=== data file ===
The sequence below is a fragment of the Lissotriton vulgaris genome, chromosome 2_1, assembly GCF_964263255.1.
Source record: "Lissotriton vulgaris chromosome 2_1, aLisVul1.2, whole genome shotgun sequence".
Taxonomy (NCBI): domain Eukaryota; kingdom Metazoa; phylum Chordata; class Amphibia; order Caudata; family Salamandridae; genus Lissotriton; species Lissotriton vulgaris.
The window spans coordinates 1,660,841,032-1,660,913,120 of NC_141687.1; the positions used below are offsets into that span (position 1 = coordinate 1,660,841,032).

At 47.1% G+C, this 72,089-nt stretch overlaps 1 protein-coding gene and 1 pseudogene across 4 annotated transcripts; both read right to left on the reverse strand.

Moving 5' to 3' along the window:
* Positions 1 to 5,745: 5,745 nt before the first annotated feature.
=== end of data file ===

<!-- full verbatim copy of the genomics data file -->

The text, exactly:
The sequence below is a fragment of the Lissotriton vulgaris genome, chromosome 2_1, assembly GCF_964263255.1.
Source record: "Lissotriton vulgaris chromosome 2_1, aLisVul1.2, whole genome shotgun sequence".
Taxonomy (NCBI): domain Eukaryota; kingdom Metazoa; phylum Chordata; class Amphibia; order Caudata; family Salamandridae; genus Lissotriton; species Lissotriton vulgaris.
The window spans coordinates 1,660,841,032-1,660,913,120 of NC_141687.1; the positions used below are offsets into that span (position 1 = coordinate 1,660,841,032).

At 47.1% G+C, this 72,089-nt stretch overlaps 1 protein-coding gene and 1 pseudogene across 4 annotated transcripts; both read right to left on the reverse strand.

Moving 5' to 3' along the window:
* Positions 1 to 5,745: 5,745 nt before the first annotated feature.